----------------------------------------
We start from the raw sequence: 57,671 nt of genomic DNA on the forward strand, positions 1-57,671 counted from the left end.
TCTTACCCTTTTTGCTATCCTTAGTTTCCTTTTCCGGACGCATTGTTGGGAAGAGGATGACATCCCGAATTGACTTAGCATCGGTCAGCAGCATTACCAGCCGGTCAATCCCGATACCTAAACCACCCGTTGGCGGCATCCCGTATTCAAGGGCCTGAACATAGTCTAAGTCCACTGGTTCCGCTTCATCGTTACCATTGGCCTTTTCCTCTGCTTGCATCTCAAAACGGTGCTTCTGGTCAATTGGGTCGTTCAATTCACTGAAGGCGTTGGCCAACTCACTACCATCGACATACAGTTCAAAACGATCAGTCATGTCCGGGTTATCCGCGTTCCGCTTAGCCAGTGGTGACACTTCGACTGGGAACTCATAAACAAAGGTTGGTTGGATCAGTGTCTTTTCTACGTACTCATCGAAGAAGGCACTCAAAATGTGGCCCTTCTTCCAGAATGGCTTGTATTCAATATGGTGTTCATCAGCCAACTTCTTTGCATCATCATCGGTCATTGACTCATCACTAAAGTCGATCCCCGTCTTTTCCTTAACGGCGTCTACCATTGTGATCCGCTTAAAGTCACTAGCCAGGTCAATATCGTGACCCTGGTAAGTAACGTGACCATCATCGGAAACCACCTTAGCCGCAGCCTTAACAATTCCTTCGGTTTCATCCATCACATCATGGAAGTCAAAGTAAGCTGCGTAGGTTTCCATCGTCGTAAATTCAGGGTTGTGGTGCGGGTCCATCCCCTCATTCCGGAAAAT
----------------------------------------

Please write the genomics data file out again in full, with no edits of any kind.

We start from the raw sequence: 57,671 nt of genomic DNA on the forward strand, positions 1-57,671 counted from the left end.
TCTTACCCTTTTTGCTATCCTTAGTTTCCTTTTCCGGACGCATTGTTGGGAAGAGGATGACATCCCGAATTGACTTAGCATCGGTCAGCAGCATTACCAGCCGGTCAATCCCGATACCTAAACCACCCGTTGGCGGCATCCCGTATTCAAGGGCCTGAACATAGTCTAAGTCCACTGGTTCCGCTTCATCGTTACCATTGGCCTTTTCCTCTGCTTGCATCTCAAAACGGTGCTTCTGGTCAATTGGGTCGTTCAATTCACTGAAGGCGTTGGCCAACTCACTACCATCGACATACAGTTCAAAACGATCAGTCATGTCCGGGTTATCCGCGTTCCGCTTAGCCAGTGGTGACACTTCGACTGGGAACTCATAAACAAAGGTTGGTTGGATCAGTGTCTTTTCTACGTACTCATCGAAGAAGGCACTCAAAATGTGGCCCTTCTTCCAGAATGGCTTGTATTCAATATGGTGTTCATCAGCCAACTTCTTTGCATCATCATCGGTCATTGACTCATCACTAAAGTCGATCCCCGTCTTTTCCTTAACGGCGTCTACCATTGTGATCCGCTTAAAGTCACTAGCCAGGTCAATATCGTGACCCTGGTAAGTAACGTGACCATCATCGGAAACCACCTTAGCCGCAGCCTTAACAATTCCTTCGGTTTCATCCATCACATCATGGAAGTCAAAGTAAGCTGCGTAGGTTTCCATCGTCGTAAATTCAGGGTTGTGGTGCGGGTCCATCCCCTCATTCCGGAAAAT